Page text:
Eyes on Nature

Every Bat Tells a Story...

03 May 2022

Monitoring wildlife opens up windows of understanding. In some cases, it allows us to peek inside the mysterious life of rather cryptic species. One such species is the White-striped Fee-tailed Bat (Austronomus australis). These little creatures, only weighing an average of 37 grams (equivalent to two and half teaspoons of sugar), have big stories to tell.

The Park is fortunate to have a maternity roost of this species in the wall cavity of a heritage building in Newington Armory. Maternity roosts are where female bats gather together to have their babies; babies that weigh almost 30% of their mother’s body weight! This maternity roost at Sydney Olympic Park has been monitored since its discovery in 2005 in partnership with Marg Turton, a bat specialist, through an annual microchipping (tagging) program to allow all-year-round recording of tagged individuals entering and leaving the roost.

Over seventeen years, there are many stories to tell, and some special characters include:

  • Bat#13: A male first tagged in March 2008, was found to be a regular visitor of the roost until 2019, an unusual activity for males who don’t usually intrude in maternity roosts. His last recapture exposed is grand old age of (minimum) 11 years. Prior to this study, it was not known how long this species could live!
  • Bat #9: Also first tagged in 2008, this female was selected along with five others for radio tracking. The resulting data saw this individual moving between the main building roost and three separate tree roosts over an 18-day period. This information indicates that an individual could regularly utilise multiple roosts, and that tree hollows in close proximity to the maternity roost are very important too.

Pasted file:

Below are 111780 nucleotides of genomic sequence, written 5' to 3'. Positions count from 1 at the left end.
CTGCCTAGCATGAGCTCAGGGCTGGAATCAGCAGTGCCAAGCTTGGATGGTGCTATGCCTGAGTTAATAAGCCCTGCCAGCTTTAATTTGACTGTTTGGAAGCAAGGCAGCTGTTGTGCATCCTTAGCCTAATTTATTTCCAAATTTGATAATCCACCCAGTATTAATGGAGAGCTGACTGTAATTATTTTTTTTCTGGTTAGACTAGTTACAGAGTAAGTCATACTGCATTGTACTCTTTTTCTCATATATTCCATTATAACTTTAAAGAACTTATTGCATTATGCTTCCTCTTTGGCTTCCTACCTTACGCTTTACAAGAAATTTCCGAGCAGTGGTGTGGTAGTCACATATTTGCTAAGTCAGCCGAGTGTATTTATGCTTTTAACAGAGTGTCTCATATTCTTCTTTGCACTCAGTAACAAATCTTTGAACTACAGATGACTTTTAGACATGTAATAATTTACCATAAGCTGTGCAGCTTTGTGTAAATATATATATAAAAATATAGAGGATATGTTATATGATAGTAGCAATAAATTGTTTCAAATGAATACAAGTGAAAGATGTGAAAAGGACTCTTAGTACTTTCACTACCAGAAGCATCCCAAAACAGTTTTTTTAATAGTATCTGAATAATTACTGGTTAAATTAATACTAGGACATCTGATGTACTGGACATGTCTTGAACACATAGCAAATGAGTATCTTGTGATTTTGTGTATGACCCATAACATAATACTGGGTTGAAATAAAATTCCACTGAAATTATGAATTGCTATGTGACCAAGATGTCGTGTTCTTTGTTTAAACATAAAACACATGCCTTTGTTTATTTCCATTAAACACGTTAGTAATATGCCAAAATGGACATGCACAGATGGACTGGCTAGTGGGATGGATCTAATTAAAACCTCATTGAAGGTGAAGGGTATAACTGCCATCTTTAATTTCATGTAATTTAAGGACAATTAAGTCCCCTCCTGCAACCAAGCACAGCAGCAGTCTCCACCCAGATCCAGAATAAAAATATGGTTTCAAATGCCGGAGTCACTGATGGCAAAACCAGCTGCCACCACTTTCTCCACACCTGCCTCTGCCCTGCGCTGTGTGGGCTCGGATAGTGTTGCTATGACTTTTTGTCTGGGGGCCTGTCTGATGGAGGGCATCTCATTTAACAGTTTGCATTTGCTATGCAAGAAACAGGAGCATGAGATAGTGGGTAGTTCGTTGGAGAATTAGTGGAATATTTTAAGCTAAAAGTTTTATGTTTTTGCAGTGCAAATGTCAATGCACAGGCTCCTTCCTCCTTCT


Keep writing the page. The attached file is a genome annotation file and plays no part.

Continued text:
• Bat #23: A female first trapped in 2008 and later trapped in April 2018.  At the old age of at least 10, she was showing signs of post lactation, indicating a long reproductive life. For this species, single young are born between mid-December and late January, with most young weaned by May and females being sexually mature by August. That means that this bat could have had at least 10 babies so far!

    • Bat #103: A newly tagged bat from this season! She is a post lactating female, so has recently reared young using this maternity roost.  Like the individuals in her maternity roost, she will migrate north during the colder months. We can’t wait to welcome her back and learn more from her unfolding story.


Bat # 13 is a male that was first tagged in 2008 and 
has reached a grand age of at least 11 years old.
© Marg Turton

Bat #23 is a female that is at least 10 years old and
still showing signs of post lactation, indicating a long reproductive life. © Marg Turton
Bat #103 is a female recently tagged in 2022… and
the start of a new story. © Lachlan Hall